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Slightly bewildered I shoot upright, flooded by the same uneasy feeling that’s had me in its grip the whole week. Like someone is pranking me and I cannot trust my own senses. Like even if I am not being fooled, this will be over soon. It feels too good to be true and that keeps me from feeling as happy as I should.
I run my hands through my hair and stroke my soft, rash free neck. The effects of years of scratching are still noticeable, but the wounds have disappeared. I expect to feel a wide array of things, but I don’t. No itch on my shoulders, no pain in my hands, no tight scalp. It reminds me of phantom pains. If you are used to experience your body in a certain way for years, it is hardly possible to accept a radical change like this. I just can’t get used to it.
One month ago, I took the first dose of Methotrexate. Nervous for the effects, aware of the weight of my decision and desperate to get rid of the itches. A day went by and then a week, but nothing happened. I knew it was a slow drug, but the fact that I was still struggling and using tar ointment after two weeks was a bit of a downer.
But eventually the effects came, obviously, the negative ones first. An upset stomach, a bloated feeling –read: farting– and a major deviation in texture of my stool. These would later prove to be permanent guests. Then I noticed that my skin was calmer and the itchiness was not as intense. Until I woke up today and, for the first time in years, the eczema had disappeared from my neck. Shocking!
Regular check-ups in the hospital showed that my liver and kidneys could handle the medication, so I could continue to take the pills until the three-month-point on which the effect should be optimal. It is obvious that this does not mean that the medication is not dangerous; the cramps I’m having are no child’s play. I am also retaining water, which explains the abrupt weight change of three kilos.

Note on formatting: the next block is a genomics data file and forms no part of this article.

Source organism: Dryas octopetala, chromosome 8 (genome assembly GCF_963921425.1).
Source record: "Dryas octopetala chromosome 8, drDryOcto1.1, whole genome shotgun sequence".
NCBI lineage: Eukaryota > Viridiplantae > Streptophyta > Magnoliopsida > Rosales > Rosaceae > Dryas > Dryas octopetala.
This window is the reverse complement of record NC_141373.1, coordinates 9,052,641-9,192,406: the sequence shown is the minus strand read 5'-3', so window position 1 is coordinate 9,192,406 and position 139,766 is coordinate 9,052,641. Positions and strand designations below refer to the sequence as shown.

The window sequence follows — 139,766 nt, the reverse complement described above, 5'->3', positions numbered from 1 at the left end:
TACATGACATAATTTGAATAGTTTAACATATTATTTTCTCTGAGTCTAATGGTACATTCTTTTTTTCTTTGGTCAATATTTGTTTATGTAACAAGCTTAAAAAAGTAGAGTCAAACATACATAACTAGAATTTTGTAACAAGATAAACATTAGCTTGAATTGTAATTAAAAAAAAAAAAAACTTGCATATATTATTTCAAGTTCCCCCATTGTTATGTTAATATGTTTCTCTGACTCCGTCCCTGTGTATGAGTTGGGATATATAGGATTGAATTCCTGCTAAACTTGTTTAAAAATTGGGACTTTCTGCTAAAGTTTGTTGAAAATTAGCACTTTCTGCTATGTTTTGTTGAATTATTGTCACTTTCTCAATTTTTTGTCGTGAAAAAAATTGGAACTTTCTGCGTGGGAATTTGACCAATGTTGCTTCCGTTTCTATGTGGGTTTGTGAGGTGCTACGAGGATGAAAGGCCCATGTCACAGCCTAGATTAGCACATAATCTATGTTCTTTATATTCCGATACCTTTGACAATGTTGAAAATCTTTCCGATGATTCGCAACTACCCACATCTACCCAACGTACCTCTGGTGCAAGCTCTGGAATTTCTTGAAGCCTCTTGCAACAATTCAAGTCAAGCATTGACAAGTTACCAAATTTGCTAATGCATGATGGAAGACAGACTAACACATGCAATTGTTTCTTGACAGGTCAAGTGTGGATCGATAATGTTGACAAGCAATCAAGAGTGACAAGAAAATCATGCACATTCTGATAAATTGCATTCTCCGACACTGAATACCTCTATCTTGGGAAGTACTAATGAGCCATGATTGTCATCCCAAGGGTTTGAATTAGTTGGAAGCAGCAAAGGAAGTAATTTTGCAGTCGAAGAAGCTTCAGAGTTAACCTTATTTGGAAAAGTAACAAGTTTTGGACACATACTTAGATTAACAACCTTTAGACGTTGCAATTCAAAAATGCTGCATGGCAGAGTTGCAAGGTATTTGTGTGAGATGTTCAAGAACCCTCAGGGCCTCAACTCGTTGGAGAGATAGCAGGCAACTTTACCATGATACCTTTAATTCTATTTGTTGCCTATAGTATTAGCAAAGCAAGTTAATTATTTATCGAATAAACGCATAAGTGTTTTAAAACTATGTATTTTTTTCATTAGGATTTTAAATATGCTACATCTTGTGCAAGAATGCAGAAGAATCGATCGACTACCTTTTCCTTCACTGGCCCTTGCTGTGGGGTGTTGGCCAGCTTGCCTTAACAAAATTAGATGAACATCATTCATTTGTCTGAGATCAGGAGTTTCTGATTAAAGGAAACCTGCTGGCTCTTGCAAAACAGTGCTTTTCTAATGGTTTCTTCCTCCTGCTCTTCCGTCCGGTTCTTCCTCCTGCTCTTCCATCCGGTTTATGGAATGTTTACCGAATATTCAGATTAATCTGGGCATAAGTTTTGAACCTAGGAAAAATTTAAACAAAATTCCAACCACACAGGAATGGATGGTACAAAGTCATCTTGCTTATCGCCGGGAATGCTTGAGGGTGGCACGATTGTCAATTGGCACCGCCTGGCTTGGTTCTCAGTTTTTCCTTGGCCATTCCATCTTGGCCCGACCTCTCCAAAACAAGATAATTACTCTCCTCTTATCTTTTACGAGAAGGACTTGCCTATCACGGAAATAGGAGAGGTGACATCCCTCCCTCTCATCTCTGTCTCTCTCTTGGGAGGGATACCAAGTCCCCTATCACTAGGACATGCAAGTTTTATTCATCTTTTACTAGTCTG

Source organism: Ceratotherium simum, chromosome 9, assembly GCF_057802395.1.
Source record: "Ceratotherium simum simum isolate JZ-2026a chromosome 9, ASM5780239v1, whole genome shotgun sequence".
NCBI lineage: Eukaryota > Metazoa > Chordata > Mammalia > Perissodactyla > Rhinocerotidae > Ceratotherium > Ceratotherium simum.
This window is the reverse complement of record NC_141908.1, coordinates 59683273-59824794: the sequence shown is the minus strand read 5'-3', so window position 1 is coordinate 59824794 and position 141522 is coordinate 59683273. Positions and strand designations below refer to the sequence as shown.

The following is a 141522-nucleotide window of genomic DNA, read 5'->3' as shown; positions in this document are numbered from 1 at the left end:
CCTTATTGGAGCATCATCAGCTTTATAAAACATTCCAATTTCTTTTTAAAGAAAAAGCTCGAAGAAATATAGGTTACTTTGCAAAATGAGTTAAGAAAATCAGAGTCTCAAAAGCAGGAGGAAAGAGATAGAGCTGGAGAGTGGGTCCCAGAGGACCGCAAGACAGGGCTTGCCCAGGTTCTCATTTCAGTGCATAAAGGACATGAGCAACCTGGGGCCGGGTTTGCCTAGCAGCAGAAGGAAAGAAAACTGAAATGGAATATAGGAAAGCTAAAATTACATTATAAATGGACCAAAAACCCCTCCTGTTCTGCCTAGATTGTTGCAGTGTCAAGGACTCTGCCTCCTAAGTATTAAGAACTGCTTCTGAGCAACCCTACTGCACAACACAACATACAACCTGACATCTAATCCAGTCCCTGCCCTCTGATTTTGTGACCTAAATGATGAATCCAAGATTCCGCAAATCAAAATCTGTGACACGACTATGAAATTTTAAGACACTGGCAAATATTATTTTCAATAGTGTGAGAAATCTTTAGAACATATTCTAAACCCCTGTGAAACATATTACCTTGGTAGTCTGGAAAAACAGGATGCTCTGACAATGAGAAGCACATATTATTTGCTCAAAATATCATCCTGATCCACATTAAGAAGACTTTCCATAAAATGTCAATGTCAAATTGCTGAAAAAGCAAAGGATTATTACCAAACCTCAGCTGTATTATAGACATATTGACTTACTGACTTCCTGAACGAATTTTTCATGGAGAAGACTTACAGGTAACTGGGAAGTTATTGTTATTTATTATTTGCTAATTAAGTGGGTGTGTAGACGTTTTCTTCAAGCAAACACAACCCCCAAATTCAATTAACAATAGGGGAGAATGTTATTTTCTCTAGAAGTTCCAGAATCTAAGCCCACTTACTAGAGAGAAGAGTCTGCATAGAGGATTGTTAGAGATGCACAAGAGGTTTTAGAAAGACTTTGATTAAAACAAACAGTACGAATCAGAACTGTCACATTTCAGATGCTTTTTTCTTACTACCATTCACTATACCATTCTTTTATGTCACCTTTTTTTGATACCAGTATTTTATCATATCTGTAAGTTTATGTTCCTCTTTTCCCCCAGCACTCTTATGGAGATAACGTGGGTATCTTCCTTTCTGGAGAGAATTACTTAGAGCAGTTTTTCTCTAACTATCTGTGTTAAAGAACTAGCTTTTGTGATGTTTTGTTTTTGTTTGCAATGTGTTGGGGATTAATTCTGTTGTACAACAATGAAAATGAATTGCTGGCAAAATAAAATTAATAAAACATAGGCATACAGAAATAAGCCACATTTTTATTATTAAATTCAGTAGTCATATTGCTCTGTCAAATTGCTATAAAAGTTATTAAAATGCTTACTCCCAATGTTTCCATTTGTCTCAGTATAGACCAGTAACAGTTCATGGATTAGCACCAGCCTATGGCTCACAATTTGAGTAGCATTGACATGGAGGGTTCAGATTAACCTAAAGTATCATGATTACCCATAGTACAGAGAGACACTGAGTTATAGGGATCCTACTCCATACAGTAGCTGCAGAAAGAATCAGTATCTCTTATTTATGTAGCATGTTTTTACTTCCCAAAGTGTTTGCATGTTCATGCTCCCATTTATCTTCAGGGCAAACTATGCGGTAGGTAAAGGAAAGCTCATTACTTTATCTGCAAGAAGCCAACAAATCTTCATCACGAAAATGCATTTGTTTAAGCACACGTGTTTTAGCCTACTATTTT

But hey, my skin is REALLY A LOT BETTER. It almost felt like my eczema slowly melted away. Especially the fact that I (almost) got rid of all the itchiness makes an enormous difference! No scratching means healing wounds, means a stronger skin, means less itching. The right kind of vicious cycle.
What is also epic, is that my big and small coping mechanisms (keeping the house dust free, wearing the right kind of clothes, avoiding negative stimuli, washing the bedlinen, etc.) finally really have an effect. For years, regardless of doing my utter best, I could only hope for less itching. Now I am still spending a lot of energy in avoiding negative stimuli… but at least then the itchiness completely disappears for a short while. And that makes it so much easier to keep up!
Less itching also means less time spent on maintenance, better sleeping and literally spending less energy on scratching, which means that I am also figuratively more comfortable in my own skin. There’s just a fuckton of energy left that I used to spend on being ill. And this gives me the space to really recover; physically, but more importantly emotionally. Finally.
And yes, it is still a very dangerous drug with a lot of risks and a big impact on my life. For example, I am absolutely not allowed to become pregnant, up until six months after I stop taking the medication. Moreover, drinking alcohol is strictly forbidden… like… not at all… which I find a lot harder than expected, especially because I was never a heavy drinker. Something about freedom of choice. And of course, the long-term effects on my liver are still unknown.
But if you don’t mind, I prefer to not think about these things for a while and first enjoy this newly found carelessness.
-Alcohol free- Cheers!
Header image by Hanne Kause, portrait by Abel Planting.